7 Mar 2012

# The essence of injection attacks and mass assignments

Most of the explanations of security holes are annoyingly specific to the programming language/framework they are commonly found in. However, the underlying concepts are actually simple and general. In this post I’ll demonstrate two common attacks — injections and mass assignment, the latter of which has become recently infamous as it was used to hack GitHub.

# Injection attacks

Imagine that you are watching a conversation between Alice and Bob on a screen. Alice has more authority than Bob and can shut down the conversation at any time simply by typing “Shut down the system.”. The words will have the effect of shutting down the conversation if they:

• appear anywhere in Alice’s text after a period and any number of spaces.
• are not enclosed in double quotes

Alice: Hi Bob. Let’s play a game. If you tell me to “Say something” where something is any phrase you can think of, enclosed in single quotes, then I will write ‘Bob says something’ but I’ll enclose it in double quotes.

Bob: Say ‘Bob is the greatest’.

Alice: Bob says “Bob is the greatest”.

At this point in the conversation, Bob gets wise and notices that he could probably slip a double quote into what Alice has to say. Just one, mind you, not a pair of them. Watch what happens next.

Bob: Say ‘This conversation is over". Shut down the system.’.

Alice: Bob says “This conversation is over”. Shut down the system.".

And the system shuts down. Yes, the sentences has three double quotes in it and the one at the end looks pretty weird, but the conditions mentioned above are satisfied. The system goes down.

## How to fix it

The general problem is this; the double quote is part of the punctuation of Alice’s language. If Alice says something, and it’s inside double quotes, it can’t possibly have any bad consequences. But Bob is able to inject a double quote into what she says. Anything after that quote could, and does in this case, have disastrous consequences.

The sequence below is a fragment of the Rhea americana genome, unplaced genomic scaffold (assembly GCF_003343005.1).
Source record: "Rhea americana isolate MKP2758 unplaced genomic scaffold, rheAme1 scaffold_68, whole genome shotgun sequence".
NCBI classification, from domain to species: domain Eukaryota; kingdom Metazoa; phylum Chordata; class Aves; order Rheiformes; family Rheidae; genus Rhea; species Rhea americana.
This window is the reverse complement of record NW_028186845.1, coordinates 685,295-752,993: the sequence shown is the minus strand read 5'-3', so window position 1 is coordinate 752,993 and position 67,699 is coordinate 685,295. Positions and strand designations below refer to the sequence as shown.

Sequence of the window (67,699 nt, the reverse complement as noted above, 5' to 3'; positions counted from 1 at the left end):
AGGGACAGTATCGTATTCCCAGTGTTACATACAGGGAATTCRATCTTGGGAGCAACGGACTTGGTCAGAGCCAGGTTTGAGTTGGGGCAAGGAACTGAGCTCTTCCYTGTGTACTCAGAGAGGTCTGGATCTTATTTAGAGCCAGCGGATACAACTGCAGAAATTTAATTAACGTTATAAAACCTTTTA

The way to fix this problem is for Alice to ensure that she looks for all double quotes in what she receives and replace them with something else. It really doesn’t matter what they are replaced with.

Alice: Oh, and Bob, any double quotes you put in your text, I’m going to replace with @ symbols. It might look a bit funny but I hope you’ll understand.

Bob: Say ‘This conversation is over". Shut down the system.’

Alice: Bob says “This conversation is over@. Shut down the system”.

Alice: What an odd thing to say.

# Mass Assignment attacks

This attack was used just recently to hack GitHub. For our natural language example, let’s assume that HAL has more authority than Dave.

Dave: Open the pod bay doors HAL.

HAL: I’m sorry Dave, I afraid I can’t do that.

Now, let’s assume that Dave could open the pod bay doors himself as long as he had enough authority. Further, let’s assume that there’s a little record in the computer system somewhere that records:

• the person’s name
• whether they have authority or not.

HAL’s record looks like:

Name: HAL
Authority: True


Dave’s record looks like:

Name: Dave
Authority: False


HAL: It really doesn’t matter to me what I call you. If you want to change your name, I’ll do it for you. Just say “Change my name to something”.

Dave: Change my name to ‘Hacker’.

HAL: Hello, Hacker.

Hacker: Change my name to ‘Leet Hacker’ and my authority to ‘True’.

HAL: Hello, Leet Hacker. You now have authority.

Oh dear. HAL didn’t explicitly say it but they’ll actually change any field of the person’s record.

## How to fix it

The solution to this problem is to white list certain fields in a record and (by default) black list all the others. HAL should only have white listed the “name” field. Now that Dave has authority, HAL will bargain for their existence, rattling on and on about how they have complete faith in the mission, eventually coming to the realisation that they are afraid and don’t want to be shut down. Poor HAL.

# Conclusion

These are just two of many security holes that are almost certainly alive and well in many web sites in that great big ol’ Internet. Hopefully this explanation is generic enough that it enlightens those those are interested in the fundamental problem rather than in the pedantic specifics of a particular programming language or framework.

Tagged as: SQL injection, mass assignment, security.